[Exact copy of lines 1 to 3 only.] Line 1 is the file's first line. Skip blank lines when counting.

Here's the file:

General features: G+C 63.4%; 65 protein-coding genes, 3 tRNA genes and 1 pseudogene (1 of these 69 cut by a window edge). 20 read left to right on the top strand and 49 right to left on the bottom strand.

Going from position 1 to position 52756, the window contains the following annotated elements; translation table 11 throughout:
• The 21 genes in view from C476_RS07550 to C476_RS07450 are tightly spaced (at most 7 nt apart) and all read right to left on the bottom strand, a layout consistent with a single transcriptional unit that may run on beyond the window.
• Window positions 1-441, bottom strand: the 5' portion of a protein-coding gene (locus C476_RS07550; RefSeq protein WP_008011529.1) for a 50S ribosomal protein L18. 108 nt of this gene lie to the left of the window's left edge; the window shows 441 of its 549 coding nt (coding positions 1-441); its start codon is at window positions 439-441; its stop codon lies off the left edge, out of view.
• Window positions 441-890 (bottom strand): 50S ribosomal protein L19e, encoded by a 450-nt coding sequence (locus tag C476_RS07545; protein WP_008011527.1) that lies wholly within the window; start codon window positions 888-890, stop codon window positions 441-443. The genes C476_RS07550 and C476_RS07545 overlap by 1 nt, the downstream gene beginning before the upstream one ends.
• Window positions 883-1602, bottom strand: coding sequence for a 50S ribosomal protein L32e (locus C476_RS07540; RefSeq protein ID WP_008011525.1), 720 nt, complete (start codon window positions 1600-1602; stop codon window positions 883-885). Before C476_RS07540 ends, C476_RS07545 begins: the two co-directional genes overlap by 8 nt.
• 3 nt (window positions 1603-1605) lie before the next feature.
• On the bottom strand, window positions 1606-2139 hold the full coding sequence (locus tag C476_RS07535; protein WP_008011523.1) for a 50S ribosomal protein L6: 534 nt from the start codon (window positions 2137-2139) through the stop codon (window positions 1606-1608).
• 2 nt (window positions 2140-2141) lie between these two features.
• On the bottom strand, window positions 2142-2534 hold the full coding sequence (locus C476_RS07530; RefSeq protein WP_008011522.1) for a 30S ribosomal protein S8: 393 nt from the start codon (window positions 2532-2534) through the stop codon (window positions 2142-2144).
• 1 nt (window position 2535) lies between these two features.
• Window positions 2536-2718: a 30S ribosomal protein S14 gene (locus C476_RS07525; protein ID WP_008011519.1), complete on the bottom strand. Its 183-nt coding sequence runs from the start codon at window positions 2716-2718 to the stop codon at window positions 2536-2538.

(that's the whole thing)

General features: G+C 63.4%; 65 protein-coding genes, 3 tRNA genes and 1 pseudogene (1 of these 69 cut by a window edge). 20 read left to right on the top strand and 49 right to left on the bottom strand.

Going from position 1 to position 52756, the window contains the following annotated elements; translation table 11 throughout:
• The 21 genes in view from C476_RS07550 to C476_RS07450 are tightly spaced (at most 7 nt apart) and all read right to left on the bottom strand, a layout consistent with a single transcriptional unit that may run on beyond the window.